FIG. 8 is a side-elevational cross-sectional representation of an embodiment of an electron device 43 employing polycrystalline diamond film electron source 40 in accordance with the present invention as described previously with reference to FIG. 7. Device 43 further includes an anode 44, distally disposed with respect to the polycrystalline diamond film electron source 40. An externally provided voltage source 46 is operably coupled between anode 44 and electron source 40.

By employing voltage source 46 to induce an electric field in the intervening region between anode 44 and electron source 40, electrons 42 residing above surface 41 of polycrystalline diamond film electron source 40 move toward and are collected by anode 44. As the density of electrons 42 disposed above electron source 40 is reduced due to movement toward anode 44, the equilibrium condition described earlier is disturbed. In order to restore equilibrium, additional electrons are emitted from the surface of electron source 40 which electrons must be replaced at the surface 41 by available electrons within the bulk of the material. This gives rise to a net current flow within the semiconductor material of polycrystalline diamond film electron source 40 which is facilitated by the high electrical conductivity characteristic of type II-B diamond.

In the instance of type II-B diamond semiconductor employing the surface corresponding to the 111 crystallographic plane only a very small electric field need be provided to induce electrons 42 to be collected by anode 44. This electric field strength may be on the order of 1.0KV/cm, which corresponds to 1 volt when anode 44 is disposed at a distance of 1 micron with respect to polycrystalline diamond film electron source 40. Prior art techniques, employed to provide electric field induced electron emission from materials typically require electric fields greater than 10MV/cm.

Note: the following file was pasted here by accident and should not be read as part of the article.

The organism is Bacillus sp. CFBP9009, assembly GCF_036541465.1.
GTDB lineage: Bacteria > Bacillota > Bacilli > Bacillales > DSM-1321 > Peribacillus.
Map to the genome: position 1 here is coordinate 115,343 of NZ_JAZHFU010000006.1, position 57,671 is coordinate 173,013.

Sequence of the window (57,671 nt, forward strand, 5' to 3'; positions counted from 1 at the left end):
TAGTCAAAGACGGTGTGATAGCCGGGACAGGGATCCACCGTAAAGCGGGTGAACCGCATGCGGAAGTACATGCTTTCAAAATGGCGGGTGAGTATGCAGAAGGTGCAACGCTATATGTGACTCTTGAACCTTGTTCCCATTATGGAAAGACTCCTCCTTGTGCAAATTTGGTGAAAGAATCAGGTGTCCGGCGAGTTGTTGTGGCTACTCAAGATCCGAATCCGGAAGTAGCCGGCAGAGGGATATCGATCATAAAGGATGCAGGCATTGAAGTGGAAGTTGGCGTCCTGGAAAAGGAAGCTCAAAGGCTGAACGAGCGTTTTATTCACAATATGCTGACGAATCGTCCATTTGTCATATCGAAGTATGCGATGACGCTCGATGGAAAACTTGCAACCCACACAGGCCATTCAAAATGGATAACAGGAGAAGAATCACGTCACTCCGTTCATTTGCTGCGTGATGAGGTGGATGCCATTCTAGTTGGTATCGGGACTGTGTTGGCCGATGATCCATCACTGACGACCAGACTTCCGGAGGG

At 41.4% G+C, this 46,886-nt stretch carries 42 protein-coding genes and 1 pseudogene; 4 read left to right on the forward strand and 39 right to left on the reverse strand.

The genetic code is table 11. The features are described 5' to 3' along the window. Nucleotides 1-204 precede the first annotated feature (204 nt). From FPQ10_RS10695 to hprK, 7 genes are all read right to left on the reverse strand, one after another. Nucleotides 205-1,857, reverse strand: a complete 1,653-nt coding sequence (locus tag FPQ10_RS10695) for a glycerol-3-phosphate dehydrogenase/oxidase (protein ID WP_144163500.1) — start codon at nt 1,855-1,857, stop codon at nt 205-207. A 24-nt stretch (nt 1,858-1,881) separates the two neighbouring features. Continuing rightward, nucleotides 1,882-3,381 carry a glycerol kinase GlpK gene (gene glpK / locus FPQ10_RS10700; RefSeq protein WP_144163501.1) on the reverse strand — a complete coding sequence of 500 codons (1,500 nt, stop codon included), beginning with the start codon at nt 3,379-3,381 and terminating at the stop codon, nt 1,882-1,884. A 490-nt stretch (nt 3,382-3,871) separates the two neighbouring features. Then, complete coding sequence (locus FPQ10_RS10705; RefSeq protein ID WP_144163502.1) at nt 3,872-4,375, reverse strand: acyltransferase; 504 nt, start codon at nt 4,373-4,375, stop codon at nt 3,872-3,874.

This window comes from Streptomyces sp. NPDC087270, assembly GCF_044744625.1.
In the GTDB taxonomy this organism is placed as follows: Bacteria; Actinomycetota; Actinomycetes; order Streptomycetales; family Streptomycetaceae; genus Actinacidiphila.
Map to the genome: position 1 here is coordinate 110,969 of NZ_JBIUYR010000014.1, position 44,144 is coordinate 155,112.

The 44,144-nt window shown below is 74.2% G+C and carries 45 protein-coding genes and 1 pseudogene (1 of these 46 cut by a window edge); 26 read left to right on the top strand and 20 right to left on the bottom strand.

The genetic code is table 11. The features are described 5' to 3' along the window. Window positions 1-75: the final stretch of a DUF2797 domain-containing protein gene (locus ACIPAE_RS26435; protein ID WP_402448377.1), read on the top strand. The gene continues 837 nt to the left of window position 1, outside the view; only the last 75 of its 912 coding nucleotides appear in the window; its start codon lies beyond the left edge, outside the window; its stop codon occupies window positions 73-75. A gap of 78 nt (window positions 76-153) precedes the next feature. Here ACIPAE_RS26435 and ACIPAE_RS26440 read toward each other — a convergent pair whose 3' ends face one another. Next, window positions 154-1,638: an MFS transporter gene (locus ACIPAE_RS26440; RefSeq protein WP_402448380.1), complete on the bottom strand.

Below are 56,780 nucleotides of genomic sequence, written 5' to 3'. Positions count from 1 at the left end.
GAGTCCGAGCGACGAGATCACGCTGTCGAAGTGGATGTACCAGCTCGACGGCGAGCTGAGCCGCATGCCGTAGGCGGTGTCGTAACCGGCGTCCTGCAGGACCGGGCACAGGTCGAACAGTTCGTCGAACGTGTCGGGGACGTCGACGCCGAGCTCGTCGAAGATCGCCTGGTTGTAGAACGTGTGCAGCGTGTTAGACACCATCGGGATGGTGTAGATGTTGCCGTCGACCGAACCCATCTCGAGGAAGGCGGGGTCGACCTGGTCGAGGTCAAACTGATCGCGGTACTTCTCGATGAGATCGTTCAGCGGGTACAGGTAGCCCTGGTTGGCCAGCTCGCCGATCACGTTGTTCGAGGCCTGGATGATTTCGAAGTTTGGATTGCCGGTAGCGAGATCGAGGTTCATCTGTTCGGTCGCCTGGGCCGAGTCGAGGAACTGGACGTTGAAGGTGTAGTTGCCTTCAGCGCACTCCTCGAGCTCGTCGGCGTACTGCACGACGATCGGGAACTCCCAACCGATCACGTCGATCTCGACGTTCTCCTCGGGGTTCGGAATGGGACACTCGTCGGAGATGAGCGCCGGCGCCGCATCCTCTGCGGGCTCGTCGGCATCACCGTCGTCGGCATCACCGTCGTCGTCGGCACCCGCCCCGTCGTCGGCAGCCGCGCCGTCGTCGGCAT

FIG. 9 is a side-elevational cross-sectional depiction of another embodiment of an electron device 53 employing a polycrystalline diamond film electron source 50 in accordance with the present invention. A supporting substrate 55 having a first major surface is shown whereon polycrystalline diamond film electron source 50 is disposed. Source 50 has an exposed surface 51 exhibiting a plurality of randomly oriented exposed diamond crystallite planes some of which exhibit a low/negative electron affinity (less than 1.0eV/ less than 0.0eV). An anode 54 is distally disposed with respect to polycrystalline diamond film electron source 50. Anode 54 includes substantially optically transparent faceplate material 57 on which is disposed a substantially optically transparent conductive layer 58 having disposed thereon a layer 59 of cathodoluminescent material for emitting photons. An externally provided voltage source 56 is coupled to conductive layer 58 of anode 54 and to polycrystalline diamond film electron source 50 in such a manner that an induced electric field in the intervening region between anode 54 and polycrystalline diamond film electron source 50 gives rise to electron emission from those exposed crystallite planes which exhibit a low/negative electron affinity such as, for example the 111 crystallographic plane.